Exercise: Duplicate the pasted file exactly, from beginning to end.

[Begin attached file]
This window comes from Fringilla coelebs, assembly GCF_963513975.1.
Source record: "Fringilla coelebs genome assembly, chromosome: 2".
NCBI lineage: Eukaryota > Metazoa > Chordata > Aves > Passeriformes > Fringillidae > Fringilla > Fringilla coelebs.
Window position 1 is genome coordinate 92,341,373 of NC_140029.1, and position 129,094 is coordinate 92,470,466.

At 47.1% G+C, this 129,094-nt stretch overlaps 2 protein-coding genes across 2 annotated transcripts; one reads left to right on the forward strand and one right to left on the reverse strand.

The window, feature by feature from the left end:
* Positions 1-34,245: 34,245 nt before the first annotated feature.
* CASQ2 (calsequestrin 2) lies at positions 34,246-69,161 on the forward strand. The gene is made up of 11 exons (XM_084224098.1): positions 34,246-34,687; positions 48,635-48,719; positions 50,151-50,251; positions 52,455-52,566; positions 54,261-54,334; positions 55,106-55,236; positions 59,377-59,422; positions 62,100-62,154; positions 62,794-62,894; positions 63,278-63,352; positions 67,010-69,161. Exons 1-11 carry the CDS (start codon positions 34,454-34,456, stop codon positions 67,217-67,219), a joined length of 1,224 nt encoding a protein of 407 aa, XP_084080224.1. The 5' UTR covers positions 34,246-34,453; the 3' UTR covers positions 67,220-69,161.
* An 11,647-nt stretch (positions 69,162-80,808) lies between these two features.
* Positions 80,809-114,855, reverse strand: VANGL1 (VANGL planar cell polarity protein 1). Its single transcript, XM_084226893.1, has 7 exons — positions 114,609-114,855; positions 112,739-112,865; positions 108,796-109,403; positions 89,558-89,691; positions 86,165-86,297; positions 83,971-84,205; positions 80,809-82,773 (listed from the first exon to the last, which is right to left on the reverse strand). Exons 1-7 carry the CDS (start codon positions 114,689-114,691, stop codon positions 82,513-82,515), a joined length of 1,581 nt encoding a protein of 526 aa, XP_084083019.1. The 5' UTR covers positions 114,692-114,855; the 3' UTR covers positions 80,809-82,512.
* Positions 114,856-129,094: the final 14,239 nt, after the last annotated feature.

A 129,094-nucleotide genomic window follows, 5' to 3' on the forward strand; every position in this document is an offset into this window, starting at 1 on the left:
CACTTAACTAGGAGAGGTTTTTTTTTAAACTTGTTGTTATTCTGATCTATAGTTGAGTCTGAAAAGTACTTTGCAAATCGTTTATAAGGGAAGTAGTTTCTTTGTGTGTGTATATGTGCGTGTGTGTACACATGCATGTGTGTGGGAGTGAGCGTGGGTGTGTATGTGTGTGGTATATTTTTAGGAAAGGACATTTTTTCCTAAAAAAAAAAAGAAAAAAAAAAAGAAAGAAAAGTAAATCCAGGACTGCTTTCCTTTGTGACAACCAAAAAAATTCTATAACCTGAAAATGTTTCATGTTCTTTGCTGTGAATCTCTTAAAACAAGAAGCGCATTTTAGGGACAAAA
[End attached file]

This window comes from Fringilla coelebs, assembly GCF_963513975.1.
Source record: "Fringilla coelebs genome assembly, chromosome: 2".
NCBI lineage: Eukaryota > Metazoa > Chordata > Aves > Passeriformes > Fringillidae > Fringilla > Fringilla coelebs.
Window position 1 is genome coordinate 92,341,373 of NC_140029.1, and position 129,094 is coordinate 92,470,466.

At 47.1% G+C, this 129,094-nt stretch overlaps 2 protein-coding genes across 2 annotated transcripts; one reads left to right on the forward strand and one right to left on the reverse strand.

The window, feature by feature from the left end:
* Positions 1-34,245: 34,245 nt before the first annotated feature.
* CASQ2 (calsequestrin 2) lies at positions 34,246-69,161 on the forward strand. The gene is made up of 11 exons (XM_084224098.1): positions 34,246-34,687; positions 48,635-48,719; positions 50,151-50,251; positions 52,455-52,566; positions 54,261-54,334; positions 55,106-55,236; positions 59,377-59,422; positions 62,100-62,154; positions 62,794-62,894; positions 63,278-63,352; positions 67,010-69,161. Exons 1-11 carry the CDS (start codon positions 34,454-34,456, stop codon positions 67,217-67,219), a joined length of 1,224 nt encoding a protein of 407 aa, XP_084080224.1. The 5' UTR covers positions 34,246-34,453; the 3' UTR covers positions 67,220-69,161.
* An 11,647-nt stretch (positions 69,162-80,808) lies between these two features.
* Positions 80,809-114,855, reverse strand: VANGL1 (VANGL planar cell polarity protein 1). Its single transcript, XM_084226893.1, has 7 exons — positions 114,609-114,855; positions 112,739-112,865; positions 108,796-109,403; positions 89,558-89,691; positions 86,165-86,297; positions 83,971-84,205; positions 80,809-82,773 (listed from the first exon to the last, which is right to left on the reverse strand). Exons 1-7 carry the CDS (start codon positions 114,689-114,691, stop codon positions 82,513-82,515), a joined length of 1,581 nt encoding a protein of 526 aa, XP_084083019.1. The 5' UTR covers positions 114,692-114,855; the 3' UTR covers positions 80,809-82,512.
* Positions 114,856-129,094: the final 14,239 nt, after the last annotated feature.

A 129,094-nucleotide genomic window follows, 5' to 3' on the forward strand; every position in this document is an offset into this window, starting at 1 on the left:
CACTTAACTAGGAGAGGTTTTTTTTTAAACTTGTTGTTATTCTGATCTATAGTTGAGTCTGAAAAGTACTTTGCAAATCGTTTATAAGGGAAGTAGTTTCTTTGTGTGTGTATATGTGCGTGTGTGTACACATGCATGTGTGTGGGAGTGAGCGTGGGTGTGTATGTGTGTGGTATATTTTTAGGAAAGGACATTTTTTCCTAAAAAAAAAAAGAAAAAAAAAAAGAAAGAAAAGTAAATCCAGGACTGCTTTCCTTTGTGACAACCAAAAAAATTCTATAACCTGAAAATGTTTCATGTTCTTTGCTGTGAATCTCTTAAAACAAGAAGCGCATTTTAGGGACAAAA